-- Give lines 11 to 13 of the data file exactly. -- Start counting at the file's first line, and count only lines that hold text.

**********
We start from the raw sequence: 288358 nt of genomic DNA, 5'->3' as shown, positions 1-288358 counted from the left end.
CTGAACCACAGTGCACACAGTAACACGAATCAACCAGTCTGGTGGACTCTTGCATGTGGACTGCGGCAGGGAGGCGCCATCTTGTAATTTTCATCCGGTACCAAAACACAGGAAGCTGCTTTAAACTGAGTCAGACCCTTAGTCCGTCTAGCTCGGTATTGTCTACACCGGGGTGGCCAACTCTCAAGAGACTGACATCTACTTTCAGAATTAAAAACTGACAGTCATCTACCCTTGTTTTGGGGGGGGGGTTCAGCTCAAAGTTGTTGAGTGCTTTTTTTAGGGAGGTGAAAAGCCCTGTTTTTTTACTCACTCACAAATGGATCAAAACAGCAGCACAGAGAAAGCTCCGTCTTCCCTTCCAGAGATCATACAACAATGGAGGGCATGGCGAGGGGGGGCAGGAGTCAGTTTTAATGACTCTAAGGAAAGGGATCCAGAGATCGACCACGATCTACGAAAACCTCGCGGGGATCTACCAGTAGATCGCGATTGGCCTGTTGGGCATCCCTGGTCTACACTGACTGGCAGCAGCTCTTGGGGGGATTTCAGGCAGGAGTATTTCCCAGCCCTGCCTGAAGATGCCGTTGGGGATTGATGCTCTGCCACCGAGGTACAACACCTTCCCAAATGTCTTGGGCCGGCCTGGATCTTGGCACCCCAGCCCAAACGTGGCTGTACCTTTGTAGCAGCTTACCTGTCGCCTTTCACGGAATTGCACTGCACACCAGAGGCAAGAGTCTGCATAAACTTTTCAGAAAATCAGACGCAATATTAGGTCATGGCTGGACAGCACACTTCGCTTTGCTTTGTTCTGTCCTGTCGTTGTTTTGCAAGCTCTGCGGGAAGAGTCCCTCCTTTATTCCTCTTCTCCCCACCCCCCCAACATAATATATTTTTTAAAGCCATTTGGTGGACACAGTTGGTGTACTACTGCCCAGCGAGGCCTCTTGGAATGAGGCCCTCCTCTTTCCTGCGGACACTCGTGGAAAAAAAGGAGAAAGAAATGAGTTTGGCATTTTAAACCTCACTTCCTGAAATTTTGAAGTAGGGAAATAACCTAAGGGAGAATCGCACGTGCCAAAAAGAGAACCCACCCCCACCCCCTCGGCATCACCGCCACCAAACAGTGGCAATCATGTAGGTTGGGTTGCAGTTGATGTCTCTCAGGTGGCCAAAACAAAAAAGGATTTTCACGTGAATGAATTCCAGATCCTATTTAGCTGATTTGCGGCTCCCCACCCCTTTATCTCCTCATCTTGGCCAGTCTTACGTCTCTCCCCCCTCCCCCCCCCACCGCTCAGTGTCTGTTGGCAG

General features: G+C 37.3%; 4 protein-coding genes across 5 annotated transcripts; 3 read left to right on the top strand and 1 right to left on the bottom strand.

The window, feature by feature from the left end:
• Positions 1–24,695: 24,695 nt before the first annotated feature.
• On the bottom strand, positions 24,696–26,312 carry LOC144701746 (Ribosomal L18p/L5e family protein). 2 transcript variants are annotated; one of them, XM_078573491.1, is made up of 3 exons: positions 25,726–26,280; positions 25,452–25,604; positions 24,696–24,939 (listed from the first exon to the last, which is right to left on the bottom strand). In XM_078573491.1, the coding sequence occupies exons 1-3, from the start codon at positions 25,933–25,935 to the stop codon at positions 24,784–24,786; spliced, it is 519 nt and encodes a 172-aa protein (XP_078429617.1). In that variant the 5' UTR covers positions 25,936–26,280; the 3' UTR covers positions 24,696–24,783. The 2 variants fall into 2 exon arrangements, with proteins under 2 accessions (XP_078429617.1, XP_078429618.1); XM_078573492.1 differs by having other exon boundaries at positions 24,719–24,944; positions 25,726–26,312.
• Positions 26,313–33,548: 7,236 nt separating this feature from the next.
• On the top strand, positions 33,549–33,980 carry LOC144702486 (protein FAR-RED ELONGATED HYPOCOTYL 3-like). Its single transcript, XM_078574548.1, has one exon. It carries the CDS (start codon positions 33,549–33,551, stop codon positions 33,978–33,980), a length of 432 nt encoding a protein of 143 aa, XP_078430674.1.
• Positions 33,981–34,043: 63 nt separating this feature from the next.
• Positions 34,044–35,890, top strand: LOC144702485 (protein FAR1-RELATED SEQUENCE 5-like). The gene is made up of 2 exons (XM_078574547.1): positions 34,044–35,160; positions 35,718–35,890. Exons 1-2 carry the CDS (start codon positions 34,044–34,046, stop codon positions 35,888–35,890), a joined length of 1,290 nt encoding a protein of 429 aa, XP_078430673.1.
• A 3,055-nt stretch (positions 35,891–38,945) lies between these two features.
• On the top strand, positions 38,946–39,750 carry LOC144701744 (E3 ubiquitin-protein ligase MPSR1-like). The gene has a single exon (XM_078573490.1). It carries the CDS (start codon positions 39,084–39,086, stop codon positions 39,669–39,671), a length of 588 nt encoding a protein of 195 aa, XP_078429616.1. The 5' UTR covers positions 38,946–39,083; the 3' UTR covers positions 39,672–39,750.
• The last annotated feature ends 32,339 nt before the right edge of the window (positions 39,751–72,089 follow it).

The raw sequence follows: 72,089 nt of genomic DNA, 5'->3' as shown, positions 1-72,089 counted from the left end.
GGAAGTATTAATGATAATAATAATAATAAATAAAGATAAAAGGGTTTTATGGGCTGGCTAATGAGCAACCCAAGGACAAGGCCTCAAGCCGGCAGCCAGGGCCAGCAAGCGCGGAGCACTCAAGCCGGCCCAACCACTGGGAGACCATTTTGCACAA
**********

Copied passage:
• A 3,055-nt stretch (positions 35,891–38,945) lies between these two features.
• On the top strand, positions 38,946–39,750 carry LOC144701744 (E3 ubiquitin-protein ligase MPSR1-like). The gene has a single exon (XM_078573490.1). It carries the CDS (start codon positions 39,084–39,086, stop codon positions 39,669–39,671), a length of 588 nt encoding a protein of 195 aa, XP_078429616.1. The 5' UTR covers positions 38,946–39,083; the 3' UTR covers positions 39,672–39,750.
• The last annotated feature ends 32,339 nt before the right edge of the window (positions 39,751–72,089 follow it).